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June 21, 2007



Yea, she wouldn't want to redeem her name through her writing. That's a comment on our condition.


The problem is, in this case the writer/persona--not necessarily the writing--became cause celeb. Redemption at this point, while not out of the question, will be tough. Maybe not quite James Frey tough due to the fact that her/JT's persona was built on a sort of absurdity to begin with, but it will still be a hard won battle if she's able to do it. Will be interesting to watch.


I really thought it was a case of the emperor's new clothes. As you may remember, JT Leroy was everywhere hip and happening, and some of us out in the hinterlands had no idea what all the hype was about. The imputedly autobiographical fiction was usually maudlin and trite.

So even though I saw a lot of editors (Marc Smirnoff, in the Oxford American, for example) spend a lot of ink decrying the fraudulence of Leroy's occasional nonfiction, it seemed like a massively flustered cover-up of how readily they had all been suckered into wearing Leroy's traumatized heart on their sleeves.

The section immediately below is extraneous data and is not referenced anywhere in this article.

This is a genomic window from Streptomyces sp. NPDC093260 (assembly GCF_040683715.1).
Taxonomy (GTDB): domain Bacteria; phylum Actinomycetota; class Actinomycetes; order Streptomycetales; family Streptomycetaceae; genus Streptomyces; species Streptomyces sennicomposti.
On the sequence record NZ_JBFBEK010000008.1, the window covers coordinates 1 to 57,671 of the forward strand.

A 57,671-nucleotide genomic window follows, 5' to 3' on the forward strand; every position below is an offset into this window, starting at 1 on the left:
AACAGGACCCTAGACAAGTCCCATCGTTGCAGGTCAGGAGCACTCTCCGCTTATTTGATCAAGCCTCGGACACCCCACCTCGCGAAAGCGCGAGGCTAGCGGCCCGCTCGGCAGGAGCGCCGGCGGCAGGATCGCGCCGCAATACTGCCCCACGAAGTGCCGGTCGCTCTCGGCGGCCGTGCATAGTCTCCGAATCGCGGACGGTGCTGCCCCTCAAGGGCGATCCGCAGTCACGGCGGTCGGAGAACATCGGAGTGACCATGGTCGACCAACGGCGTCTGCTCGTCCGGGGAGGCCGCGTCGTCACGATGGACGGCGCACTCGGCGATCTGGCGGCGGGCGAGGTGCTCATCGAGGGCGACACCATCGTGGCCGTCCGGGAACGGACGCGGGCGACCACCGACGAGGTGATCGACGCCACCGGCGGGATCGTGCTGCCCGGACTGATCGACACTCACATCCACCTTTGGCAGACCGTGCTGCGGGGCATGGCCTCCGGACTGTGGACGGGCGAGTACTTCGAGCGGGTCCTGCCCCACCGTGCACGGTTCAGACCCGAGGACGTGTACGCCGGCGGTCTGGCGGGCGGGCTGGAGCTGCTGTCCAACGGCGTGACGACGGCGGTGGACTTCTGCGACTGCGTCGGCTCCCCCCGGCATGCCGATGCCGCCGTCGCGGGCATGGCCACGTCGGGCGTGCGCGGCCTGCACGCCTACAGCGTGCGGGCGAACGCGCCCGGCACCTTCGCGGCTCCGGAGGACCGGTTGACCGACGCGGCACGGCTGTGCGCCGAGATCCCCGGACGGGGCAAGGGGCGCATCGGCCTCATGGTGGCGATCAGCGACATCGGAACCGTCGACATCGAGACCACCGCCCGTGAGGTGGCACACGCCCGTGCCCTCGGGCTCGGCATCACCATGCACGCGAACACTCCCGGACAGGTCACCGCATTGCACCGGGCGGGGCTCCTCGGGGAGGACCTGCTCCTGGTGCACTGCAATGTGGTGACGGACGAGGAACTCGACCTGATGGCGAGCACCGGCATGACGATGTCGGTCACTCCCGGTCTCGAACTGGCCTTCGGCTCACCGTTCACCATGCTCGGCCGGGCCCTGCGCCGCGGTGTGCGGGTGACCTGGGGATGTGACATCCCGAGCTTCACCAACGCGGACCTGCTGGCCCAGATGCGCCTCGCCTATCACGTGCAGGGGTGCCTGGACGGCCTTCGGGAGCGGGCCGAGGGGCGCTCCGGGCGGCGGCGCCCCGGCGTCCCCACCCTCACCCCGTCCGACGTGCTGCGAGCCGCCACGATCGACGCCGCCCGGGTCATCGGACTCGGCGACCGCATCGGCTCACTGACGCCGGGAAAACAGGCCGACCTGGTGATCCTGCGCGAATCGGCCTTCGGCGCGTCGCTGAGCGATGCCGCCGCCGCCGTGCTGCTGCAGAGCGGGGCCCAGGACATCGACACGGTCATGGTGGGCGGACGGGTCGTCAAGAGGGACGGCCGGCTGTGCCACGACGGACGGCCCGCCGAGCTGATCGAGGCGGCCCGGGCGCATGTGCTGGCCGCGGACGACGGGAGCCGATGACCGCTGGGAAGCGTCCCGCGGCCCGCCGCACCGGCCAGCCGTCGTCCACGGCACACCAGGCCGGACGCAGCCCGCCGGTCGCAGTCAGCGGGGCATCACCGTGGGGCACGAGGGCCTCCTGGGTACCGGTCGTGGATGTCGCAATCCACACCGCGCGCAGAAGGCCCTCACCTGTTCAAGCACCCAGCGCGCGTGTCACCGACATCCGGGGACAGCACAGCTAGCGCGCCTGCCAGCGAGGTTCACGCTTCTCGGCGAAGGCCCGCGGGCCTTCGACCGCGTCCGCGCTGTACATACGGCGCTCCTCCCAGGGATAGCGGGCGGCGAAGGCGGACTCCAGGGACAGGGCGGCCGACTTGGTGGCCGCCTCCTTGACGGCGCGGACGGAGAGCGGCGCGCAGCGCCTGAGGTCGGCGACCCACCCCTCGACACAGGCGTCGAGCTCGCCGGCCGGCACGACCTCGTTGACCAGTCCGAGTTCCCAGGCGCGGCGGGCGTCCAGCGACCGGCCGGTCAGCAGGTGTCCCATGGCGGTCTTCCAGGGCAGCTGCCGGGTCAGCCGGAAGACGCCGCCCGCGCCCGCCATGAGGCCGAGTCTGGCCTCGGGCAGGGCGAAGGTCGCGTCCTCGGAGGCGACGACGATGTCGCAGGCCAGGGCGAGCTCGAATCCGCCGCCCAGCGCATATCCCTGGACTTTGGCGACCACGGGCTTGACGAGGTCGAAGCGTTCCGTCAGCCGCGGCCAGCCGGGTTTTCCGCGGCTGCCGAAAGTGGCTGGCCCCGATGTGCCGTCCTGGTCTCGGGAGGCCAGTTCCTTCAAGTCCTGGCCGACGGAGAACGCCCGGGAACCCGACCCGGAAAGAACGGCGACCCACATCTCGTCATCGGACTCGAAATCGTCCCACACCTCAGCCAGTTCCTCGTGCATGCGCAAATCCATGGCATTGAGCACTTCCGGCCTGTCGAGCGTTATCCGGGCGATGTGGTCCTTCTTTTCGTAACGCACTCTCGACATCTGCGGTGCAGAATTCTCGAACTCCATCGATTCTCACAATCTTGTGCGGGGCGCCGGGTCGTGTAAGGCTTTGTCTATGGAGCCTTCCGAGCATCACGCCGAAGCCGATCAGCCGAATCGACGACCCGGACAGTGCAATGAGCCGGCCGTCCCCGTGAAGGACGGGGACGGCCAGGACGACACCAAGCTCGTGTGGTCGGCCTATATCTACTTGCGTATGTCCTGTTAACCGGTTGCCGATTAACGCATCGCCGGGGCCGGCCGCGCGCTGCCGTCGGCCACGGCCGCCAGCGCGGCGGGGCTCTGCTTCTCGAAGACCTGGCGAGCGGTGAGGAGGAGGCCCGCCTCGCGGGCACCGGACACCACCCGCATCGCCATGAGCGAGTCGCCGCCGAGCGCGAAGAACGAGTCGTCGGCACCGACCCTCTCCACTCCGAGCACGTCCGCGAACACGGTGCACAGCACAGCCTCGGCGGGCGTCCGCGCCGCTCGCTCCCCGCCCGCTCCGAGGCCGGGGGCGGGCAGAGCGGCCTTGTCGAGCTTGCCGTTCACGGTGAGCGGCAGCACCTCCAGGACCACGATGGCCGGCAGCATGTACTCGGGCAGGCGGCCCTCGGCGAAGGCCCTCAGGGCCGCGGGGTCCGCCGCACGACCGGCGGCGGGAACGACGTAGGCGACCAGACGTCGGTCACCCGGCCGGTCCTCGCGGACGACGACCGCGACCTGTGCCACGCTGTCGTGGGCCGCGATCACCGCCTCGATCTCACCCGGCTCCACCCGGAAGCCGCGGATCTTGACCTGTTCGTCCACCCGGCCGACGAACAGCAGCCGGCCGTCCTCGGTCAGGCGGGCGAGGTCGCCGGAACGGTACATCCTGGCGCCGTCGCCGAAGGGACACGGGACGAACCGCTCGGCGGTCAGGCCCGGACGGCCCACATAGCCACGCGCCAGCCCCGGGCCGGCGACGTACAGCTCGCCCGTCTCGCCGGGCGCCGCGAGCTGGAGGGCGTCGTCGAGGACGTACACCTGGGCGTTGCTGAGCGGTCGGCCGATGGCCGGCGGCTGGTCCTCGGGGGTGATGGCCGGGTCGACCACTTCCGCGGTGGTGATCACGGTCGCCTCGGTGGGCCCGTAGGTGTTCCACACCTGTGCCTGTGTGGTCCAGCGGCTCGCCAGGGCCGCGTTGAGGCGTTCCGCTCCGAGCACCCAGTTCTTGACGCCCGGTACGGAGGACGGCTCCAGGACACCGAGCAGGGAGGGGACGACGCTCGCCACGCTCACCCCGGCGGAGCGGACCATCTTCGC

This new wrinkle is even more disturbing to me, I have to say. Putting all of Leroy/Albert's interviews and essays aside, you're talking about someone writing under a pen name. So anyone out there who wants to do the same would be well advised to look into operating under an official d/b/a before signing any contracts. It seems the spirit of artistic play does not have room to flutter in a highly commodified culture.

Brian Hadd

Alpert, Albert?

She gets to meat when talking on character. Creepy, a tad!


I've fired the proofreader.


I was referring to an attempt to redeem the name before her phantom pseudonym reared his ugly head. Now it is tarnished more than our obese friend with the tender soul.

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